• Neoplasia literally means ‘’new growth” and the new growth is a neoplasm. • Oncology (Greek oncos = tumour) is the study of tumours or neoplasms. • Cancer is the common term for all malignant tumours (derived from the latin word for crab)

• “A neoplasm is an abnormal mass of tissue, the growth of which exceeds and is uncoordinated with that of the normal tissue and persists in the same excessive manner after cessation of the stimuli that evoked the change”. • Tumour can be benign or malignant and are made up of two basic components: 1. Parenchyma: the proliferating neoplastic cells. 2. Supportive stroma: made up of connective tissue and blood vessels.


Based on parenchymal component
Cells of origin

– –

In general attach the suffix -oma to the cell of origin.
Microscopic architecture & Macroscopic patterns.

Epithelial tissue- -e.g. cysts, papillae & polyp. • Malignant Mesenchymal tissue are usually called sarcomas (Greek sar = fleshy) because they have little connective tissue stroma


Colonic Polyp

Gross appearance of an opened cystic teratoma of the ovary

• Degree of diferentiation : Well; Mod; Poorly differentiated or undifferentiated malignant tumor • Non-classical designations:• Melanomas, seminomas, hepatomas. • choristoma-as • hamartoma -Aberrant differentiation/anomalous development • Specific designations have specific clinical implications.

Tissue of Origin Tumors of mesenchymal origin Connective tissue and derivatives



Nomenclature of Tumors Composed of One Parenchymal Cell Type

Fibroma Lipoma Chondroma Osteoma

Fibrosarcoma Liposarcoma Chondrosarcoma Osteogenic sarcoma Angiosarcoma Lymphangiosarcoma Synovial sarcoma Mesothelioma

Endothelial and related tissues Blood vessels Lymph vessels Synovium Mesothelium Brain coverings Blood cells and related cells Hematopoietic cells Lymphoid tissue Muscle Smooth Striated Leiomyoma Rhabdomyoma Leiomyosarcoma Rhabdomyosarcoma Leukemias Lymphomas Meningioma Hemangioma Lymphangioma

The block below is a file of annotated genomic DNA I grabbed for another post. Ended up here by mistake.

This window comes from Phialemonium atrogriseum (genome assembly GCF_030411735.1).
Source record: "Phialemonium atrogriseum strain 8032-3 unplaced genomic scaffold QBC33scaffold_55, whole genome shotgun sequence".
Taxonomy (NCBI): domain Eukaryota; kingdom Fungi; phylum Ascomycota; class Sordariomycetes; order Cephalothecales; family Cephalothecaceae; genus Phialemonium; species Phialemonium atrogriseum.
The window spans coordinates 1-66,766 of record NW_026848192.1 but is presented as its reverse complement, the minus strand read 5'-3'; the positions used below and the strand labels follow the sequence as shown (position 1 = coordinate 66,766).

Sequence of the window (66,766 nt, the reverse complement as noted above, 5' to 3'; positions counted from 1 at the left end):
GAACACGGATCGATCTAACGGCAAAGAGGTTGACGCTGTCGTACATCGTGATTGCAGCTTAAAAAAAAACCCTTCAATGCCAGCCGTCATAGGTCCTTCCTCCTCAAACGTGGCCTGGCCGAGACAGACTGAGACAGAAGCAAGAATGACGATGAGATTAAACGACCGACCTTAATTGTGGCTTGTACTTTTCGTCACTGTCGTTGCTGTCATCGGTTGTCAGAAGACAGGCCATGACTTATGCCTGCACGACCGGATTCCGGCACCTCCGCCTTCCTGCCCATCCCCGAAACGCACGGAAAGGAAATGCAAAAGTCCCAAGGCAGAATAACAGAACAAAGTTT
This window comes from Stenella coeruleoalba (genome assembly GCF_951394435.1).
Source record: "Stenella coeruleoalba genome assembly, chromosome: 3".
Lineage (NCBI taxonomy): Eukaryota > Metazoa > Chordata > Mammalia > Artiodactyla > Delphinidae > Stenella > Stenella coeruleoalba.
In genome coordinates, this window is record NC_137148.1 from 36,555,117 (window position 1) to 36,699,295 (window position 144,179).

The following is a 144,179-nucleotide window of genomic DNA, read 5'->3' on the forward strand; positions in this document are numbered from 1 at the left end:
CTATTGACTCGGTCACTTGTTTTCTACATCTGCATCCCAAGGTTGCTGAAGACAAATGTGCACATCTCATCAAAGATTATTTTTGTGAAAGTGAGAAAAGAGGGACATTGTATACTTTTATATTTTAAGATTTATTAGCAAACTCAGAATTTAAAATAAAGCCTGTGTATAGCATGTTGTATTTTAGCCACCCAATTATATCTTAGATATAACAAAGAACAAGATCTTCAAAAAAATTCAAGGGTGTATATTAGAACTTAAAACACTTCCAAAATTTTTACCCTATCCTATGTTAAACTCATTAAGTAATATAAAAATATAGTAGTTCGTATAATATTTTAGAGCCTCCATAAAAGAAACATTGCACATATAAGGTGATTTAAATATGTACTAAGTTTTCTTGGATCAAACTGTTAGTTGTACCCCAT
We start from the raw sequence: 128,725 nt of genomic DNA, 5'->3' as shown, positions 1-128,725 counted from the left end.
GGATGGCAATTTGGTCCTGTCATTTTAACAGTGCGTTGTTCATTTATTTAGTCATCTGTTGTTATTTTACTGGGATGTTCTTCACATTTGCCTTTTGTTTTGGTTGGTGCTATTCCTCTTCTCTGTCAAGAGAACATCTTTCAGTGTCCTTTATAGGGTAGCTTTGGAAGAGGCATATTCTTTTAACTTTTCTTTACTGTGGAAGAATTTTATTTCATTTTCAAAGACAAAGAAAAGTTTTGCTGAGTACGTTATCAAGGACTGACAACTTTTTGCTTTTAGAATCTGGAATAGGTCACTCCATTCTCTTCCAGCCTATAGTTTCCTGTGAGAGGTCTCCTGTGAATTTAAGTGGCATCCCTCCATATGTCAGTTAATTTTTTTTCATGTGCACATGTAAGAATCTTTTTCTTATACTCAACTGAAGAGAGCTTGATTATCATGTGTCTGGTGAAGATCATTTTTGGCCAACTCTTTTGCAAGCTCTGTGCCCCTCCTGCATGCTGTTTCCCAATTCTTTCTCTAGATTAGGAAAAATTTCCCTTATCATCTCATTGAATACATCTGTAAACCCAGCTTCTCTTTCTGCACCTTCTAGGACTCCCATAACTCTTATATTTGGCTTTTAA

Invasive meningioma

Tumors of epithelial origin Stratified squamous Basal cells of skin or adnexa Epithelial lining of glands or ducts Adenoma Papilloma Cystadenoma Respiratory passages Renal epithelium Liver cells Urinary tract epithelium (transitional) Placental epithelium Testicular epithelium (germ cells) Tumors of melanocytes Nevus Bronchial adenoma Renal tubular adenoma Liver cell adenoma Squamous cell papilloma Squamous cell or epidermoid carcinoma Basal cell carcinoma Adenocarcinoma Papillary carcinomas Cystadenocarcinoma Bronchogenic carcinoma Renal cell carcinoma Hepatocellular carcinoma

Transitional cell papilloma Transitional cell carcinoma Hydatidiform mole Choriocarcinoma Seminoma Malignant melanoma

More Than One Neoplastic Cell Type-Mixed Tumors, Usually Derived from One Germ Cell Layer Salivary glands Pleomorphic adenoma (mixed tumor of salivary origin) Malignant mixed tumor of salivary gland origin Wilms tumor

Renal anlage

More Than One Neoplastic Cell Type Derived from More Than One Germ Cell Layer-Teratogenous Totipotential cells in gonads or in embryonic rests Mature teratoma, dermoid cyst Immature teratoma, teratocarcinoma

Comparisons Between Benign and Malignant Tumors

Characteristics Differentiation/ana plasia

Benign Well differentiated; structure may be typical of tissue of origin

Malignant Some lack of differentiation with anaplasia; structure is often atypical

Rate of growth

Usually progressive and slow; may come to a standstill or regress; mitotic figures are rare and normal Usually cohesive and expansile well-demarcated masses that do not invade or infiltrate surrounding normal tissues; Encapsulation Absent

Erratic and may be slow to rapid; mitotic figures may be numerous and abnormal

Local invasion

Locally invasive, infiltrating the surrounding normal tissues; sometimes may be seemingly cohesive and expansile Frequently present; the larger and more undifferentiated the primary, the more likely are metastases


Leiomyoma of the uterus